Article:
It added that stablecoins need to be brought under EU's the proposed Markets in Crypto-Assets Regulation (MiCA) Regulation, the EU's bloc-wide effort to bring stablecoins and cryptoassets under regulatory control.

The ECB said that European banks and financial institutions may also be interested in issuing stablecoins or offering related services once the MiCA Regulation enters into force in 2023.

Read more: Crypto: Will UK banks adopt CBDCs and stablecoins?

Head of fintech at the Bank of England Varun Paul told Yahoo Finance UK that commercial banks in the UK will soon begin issuing their own pound-backed stablecoins.

In both these cases the issuing entity will be a commercial bank that has a direct relationship with a national central bank.

Adrian Ip, managing director of Aquis exchange, spoke about challenges of any third-party entity issuing a fiat currency backed stablecoin, such as Circle's Euro Coin.

"Any private company attempting to run a stablecoin based on a fiat currency without official endorsement will always struggle long-term somewhat for credibility. A private company can always take decisions which can be opaque to the general market and although it might have high standards to begin with these can slip. It's much harder for central banks to change standards without government and public scrutiny.

"I think most major global central banks will introduce their own digital currencies which will ultimately supplant independent stable coins simply due to mass market adoption. In the meantime they'll look to secure against consumer detriment and maintain control where possible."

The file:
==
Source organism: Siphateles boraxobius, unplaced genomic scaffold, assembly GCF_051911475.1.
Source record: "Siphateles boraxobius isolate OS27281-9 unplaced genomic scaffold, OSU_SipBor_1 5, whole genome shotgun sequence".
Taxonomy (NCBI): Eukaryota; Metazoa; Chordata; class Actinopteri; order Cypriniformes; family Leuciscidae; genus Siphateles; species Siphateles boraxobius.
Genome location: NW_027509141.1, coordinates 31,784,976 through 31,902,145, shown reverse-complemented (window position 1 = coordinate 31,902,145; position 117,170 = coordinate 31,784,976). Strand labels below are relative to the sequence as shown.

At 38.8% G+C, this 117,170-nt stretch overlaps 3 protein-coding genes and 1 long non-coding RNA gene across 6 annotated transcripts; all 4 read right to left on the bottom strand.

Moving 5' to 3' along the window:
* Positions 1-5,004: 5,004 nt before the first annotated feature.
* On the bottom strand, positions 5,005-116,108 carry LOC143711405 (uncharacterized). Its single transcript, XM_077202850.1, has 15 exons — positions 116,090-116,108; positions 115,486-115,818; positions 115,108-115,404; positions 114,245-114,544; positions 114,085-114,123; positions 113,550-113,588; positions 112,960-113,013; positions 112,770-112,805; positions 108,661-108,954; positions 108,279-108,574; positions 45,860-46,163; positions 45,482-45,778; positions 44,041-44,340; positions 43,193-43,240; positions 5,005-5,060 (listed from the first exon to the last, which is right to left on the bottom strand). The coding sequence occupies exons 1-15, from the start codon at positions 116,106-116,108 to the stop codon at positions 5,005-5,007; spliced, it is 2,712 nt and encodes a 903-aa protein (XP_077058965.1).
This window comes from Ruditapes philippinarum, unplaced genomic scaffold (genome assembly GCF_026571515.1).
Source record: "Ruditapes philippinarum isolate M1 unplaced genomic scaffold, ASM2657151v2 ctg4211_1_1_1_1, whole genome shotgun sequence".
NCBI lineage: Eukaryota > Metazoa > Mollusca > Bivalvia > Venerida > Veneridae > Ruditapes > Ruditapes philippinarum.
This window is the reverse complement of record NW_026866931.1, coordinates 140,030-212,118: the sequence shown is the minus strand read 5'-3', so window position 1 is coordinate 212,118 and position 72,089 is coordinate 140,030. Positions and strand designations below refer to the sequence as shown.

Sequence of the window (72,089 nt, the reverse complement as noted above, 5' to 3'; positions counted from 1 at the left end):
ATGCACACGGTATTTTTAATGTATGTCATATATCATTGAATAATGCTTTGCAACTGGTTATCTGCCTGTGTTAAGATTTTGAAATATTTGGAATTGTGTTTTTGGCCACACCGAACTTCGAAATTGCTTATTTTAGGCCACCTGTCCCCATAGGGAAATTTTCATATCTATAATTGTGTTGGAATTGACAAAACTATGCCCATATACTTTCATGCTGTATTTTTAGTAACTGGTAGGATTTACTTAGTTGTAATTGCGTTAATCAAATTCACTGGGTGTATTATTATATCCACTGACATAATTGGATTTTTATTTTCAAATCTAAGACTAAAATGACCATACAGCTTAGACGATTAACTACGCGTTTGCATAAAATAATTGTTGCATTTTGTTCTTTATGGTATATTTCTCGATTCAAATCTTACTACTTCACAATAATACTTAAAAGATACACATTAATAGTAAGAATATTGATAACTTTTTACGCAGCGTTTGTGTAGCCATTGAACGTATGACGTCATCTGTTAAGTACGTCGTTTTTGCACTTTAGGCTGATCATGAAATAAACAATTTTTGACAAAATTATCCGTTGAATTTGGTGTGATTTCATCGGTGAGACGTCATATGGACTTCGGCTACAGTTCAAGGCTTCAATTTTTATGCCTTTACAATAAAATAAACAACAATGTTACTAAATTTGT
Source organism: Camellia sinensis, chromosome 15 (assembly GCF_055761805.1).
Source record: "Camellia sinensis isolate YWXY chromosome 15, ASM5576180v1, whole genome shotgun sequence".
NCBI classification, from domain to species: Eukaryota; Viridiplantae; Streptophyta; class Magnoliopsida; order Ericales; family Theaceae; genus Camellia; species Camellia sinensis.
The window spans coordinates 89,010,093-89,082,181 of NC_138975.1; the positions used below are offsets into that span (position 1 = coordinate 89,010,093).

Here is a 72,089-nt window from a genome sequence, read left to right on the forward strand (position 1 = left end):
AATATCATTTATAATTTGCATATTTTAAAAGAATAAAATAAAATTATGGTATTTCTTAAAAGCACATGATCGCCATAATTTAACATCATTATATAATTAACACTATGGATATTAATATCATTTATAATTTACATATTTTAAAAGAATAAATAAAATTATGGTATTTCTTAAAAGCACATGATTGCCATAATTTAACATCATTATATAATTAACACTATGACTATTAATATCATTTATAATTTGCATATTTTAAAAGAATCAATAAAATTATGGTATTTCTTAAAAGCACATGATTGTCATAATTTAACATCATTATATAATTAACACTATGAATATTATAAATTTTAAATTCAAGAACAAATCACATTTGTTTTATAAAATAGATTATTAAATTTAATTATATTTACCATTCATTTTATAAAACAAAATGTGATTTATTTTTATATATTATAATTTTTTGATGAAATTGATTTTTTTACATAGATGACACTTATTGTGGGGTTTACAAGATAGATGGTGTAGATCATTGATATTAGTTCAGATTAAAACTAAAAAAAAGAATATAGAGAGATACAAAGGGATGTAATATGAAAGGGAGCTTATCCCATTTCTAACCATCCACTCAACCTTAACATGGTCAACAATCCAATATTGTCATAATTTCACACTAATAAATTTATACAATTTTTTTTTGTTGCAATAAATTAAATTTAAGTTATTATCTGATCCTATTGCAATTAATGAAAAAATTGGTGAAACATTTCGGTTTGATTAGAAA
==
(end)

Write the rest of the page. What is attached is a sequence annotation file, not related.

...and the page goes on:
Coinbase to list Euro Coin

Coinbase announced its listing of Euro Coin on Twitter. It is expected to be made available on the exchange 9am US Pacific Time (PST) on Wednesday.

The coin will be listed on the Ethereum network as an ERC-20 token and will launch under the exchange’s “experimental asset” label.

Circle is backed by Fidelity and BlackRock

Circle also has a close relationship with US-based fund managers and investment management companies such as BlackRock (BLK), Fidelity Management and Research and Fin Capital.

In April 2022, Circle entered an agreement for a $400m funding round, with fund manager Fidelity as one of the major backers.

Also in 2022, the world's largest investment management company BlackRock, with $10tn in assets, entered a strategic partnership with Circle to be its primary asset manager of USDC cash reserves and explore capital market applications for its stablecoin.

Allaire told TechCrunch: “Our broader strategic partnership with BlackRock, will allow us to explore new use cases where USDC may be an efficient resource in the financial services value chain."

EU plans capital requirements for institutions to hold crypto assets

The European Commission (EC) has urged the EU's European Banking Authority to quickly adopt strict capital standards for financial institutions that hold crypto assets, while simultaneously drafting banking laws.

It said capital requirements for institutions holding crypto assets, including bitcoin (BTC-USD) and stablecoins, should be established by January 2025.

Read more: Crypto prices surge on China's rate rise halt

The new law will provide guidance for financial institutions handling crypto assets.

"For the time being, banks have very low crypto-asset exposures and only a limited involvement in providing crypto-asset-related services," the EC said in an informal discussion paper seen by Reuters.

"Banks have expressed interest in trading crypto-assets on behalf of their clients and to provide crypto-assets-related services."

Watch: Fireblocks director and former fintech head of Bank of England on CBDCs and stablecoins